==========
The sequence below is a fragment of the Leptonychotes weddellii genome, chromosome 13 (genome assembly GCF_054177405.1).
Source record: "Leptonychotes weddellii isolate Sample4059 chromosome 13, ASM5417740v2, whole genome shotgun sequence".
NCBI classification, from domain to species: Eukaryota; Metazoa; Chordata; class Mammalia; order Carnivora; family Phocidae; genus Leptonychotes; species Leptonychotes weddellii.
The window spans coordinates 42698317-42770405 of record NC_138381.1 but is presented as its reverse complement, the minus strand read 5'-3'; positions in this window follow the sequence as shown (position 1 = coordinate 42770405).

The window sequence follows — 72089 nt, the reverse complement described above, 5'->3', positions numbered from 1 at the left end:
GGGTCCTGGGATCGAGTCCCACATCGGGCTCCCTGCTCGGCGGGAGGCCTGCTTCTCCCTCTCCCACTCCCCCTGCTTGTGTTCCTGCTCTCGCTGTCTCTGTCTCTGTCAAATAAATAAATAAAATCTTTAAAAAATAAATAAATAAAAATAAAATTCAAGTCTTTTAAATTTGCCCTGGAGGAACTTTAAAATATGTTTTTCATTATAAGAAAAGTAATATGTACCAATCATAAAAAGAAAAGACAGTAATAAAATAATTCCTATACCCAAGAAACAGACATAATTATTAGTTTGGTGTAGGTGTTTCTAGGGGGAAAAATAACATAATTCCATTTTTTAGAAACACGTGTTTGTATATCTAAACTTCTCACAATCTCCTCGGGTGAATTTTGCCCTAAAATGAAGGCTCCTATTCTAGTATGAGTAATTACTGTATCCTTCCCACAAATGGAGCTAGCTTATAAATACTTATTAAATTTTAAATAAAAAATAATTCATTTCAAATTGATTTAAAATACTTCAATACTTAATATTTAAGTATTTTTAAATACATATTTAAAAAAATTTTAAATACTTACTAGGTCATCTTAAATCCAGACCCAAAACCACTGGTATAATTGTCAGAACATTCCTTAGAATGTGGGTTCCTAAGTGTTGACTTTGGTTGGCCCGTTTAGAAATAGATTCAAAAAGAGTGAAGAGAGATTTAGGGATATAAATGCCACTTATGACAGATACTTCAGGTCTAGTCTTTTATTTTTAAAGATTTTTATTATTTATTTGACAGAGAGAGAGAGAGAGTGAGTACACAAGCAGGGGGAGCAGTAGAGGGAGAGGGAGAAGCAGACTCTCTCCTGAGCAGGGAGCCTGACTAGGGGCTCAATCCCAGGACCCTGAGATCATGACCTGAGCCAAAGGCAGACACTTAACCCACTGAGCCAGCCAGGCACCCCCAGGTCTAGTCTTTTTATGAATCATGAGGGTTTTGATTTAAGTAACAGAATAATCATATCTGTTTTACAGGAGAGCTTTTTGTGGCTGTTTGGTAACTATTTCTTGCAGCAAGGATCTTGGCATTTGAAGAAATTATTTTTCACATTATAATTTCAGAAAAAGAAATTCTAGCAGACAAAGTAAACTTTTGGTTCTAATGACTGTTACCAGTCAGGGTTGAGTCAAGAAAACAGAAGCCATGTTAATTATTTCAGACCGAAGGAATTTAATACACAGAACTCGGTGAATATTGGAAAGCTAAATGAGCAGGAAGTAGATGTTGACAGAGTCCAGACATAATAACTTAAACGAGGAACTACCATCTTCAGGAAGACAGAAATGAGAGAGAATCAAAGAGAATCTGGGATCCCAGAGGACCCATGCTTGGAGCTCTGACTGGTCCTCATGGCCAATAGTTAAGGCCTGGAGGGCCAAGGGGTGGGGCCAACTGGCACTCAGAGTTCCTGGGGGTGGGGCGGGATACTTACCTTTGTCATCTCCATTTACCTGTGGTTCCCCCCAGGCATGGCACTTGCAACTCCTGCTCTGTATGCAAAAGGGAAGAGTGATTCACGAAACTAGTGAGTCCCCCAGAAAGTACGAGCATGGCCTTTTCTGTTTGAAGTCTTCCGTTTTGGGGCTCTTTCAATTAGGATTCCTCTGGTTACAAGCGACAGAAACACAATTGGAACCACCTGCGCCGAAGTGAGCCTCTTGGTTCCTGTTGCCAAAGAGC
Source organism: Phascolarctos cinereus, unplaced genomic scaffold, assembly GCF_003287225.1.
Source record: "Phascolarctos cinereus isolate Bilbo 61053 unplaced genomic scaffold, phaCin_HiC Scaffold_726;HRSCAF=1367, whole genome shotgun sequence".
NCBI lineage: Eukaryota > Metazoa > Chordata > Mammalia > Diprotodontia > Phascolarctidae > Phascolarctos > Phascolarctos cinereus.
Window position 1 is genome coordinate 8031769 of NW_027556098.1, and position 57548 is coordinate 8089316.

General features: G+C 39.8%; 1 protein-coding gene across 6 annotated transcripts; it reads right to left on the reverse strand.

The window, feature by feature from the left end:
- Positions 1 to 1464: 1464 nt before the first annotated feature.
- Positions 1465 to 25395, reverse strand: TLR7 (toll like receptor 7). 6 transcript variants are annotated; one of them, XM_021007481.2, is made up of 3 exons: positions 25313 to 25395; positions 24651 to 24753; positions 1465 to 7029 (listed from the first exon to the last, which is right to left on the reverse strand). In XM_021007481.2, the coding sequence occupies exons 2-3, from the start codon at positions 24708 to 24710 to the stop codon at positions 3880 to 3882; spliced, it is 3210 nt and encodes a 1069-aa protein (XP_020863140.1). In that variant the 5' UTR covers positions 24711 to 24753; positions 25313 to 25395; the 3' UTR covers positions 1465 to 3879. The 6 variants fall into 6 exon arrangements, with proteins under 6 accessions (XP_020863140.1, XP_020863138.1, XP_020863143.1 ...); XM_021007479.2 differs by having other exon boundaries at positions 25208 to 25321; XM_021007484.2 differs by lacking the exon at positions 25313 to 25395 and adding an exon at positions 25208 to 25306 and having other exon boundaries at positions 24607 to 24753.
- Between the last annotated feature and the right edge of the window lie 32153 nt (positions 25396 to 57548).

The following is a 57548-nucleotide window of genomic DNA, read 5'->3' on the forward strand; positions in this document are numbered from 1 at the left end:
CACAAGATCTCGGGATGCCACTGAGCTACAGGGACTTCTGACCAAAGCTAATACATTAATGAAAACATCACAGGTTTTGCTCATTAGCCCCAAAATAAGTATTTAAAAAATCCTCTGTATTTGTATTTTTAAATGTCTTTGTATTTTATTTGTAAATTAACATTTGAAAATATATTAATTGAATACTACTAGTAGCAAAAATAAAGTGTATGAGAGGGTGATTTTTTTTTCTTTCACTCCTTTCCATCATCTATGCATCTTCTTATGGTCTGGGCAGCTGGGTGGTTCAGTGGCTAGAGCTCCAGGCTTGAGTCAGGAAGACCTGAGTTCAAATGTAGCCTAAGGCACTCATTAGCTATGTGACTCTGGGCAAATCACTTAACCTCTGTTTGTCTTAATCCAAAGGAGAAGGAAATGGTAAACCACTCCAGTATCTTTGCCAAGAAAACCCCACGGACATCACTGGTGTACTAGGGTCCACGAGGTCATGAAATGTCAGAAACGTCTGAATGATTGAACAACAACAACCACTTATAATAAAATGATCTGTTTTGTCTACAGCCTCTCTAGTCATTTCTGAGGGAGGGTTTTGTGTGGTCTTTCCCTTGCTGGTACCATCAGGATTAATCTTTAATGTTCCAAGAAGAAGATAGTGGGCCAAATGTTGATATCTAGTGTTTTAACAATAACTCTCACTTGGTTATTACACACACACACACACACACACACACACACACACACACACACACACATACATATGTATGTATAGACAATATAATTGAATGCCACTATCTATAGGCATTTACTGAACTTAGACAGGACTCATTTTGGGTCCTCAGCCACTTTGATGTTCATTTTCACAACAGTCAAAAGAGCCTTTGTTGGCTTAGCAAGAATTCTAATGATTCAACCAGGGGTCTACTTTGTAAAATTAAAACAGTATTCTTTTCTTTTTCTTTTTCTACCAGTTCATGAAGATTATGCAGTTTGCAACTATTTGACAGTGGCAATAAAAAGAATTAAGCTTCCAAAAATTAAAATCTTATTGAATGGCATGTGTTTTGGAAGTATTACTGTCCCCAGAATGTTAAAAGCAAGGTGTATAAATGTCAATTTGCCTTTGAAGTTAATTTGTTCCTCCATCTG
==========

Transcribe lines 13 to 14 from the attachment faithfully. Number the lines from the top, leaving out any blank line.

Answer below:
- Positions 1 to 1464: 1464 nt before the first annotated feature.
- Positions 1465 to 25395, reverse strand: TLR7 (toll like receptor 7). 6 transcript variants are annotated; one of them, XM_021007481.2, is made up of 3 exons: positions 25313 to 25395; positions 24651 to 24753; positions 1465 to 7029 (listed from the first exon to the last, which is right to left on the reverse strand). In XM_021007481.2, the coding sequence occupies exons 2-3, from the start codon at positions 24708 to 24710 to the stop codon at positions 3880 to 3882; spliced, it is 3210 nt and encodes a 1069-aa protein (XP_020863140.1). In that variant the 5' UTR covers positions 24711 to 24753; positions 25313 to 25395; the 3' UTR covers positions 1465 to 3879. The 6 variants fall into 6 exon arrangements, with proteins under 6 accessions (XP_020863140.1, XP_020863138.1, XP_020863143.1 ...); XM_021007479.2 differs by having other exon boundaries at positions 25208 to 25321; XM_021007484.2 differs by lacking the exon at positions 25313 to 25395 and adding an exon at positions 25208 to 25306 and having other exon boundaries at positions 24607 to 24753.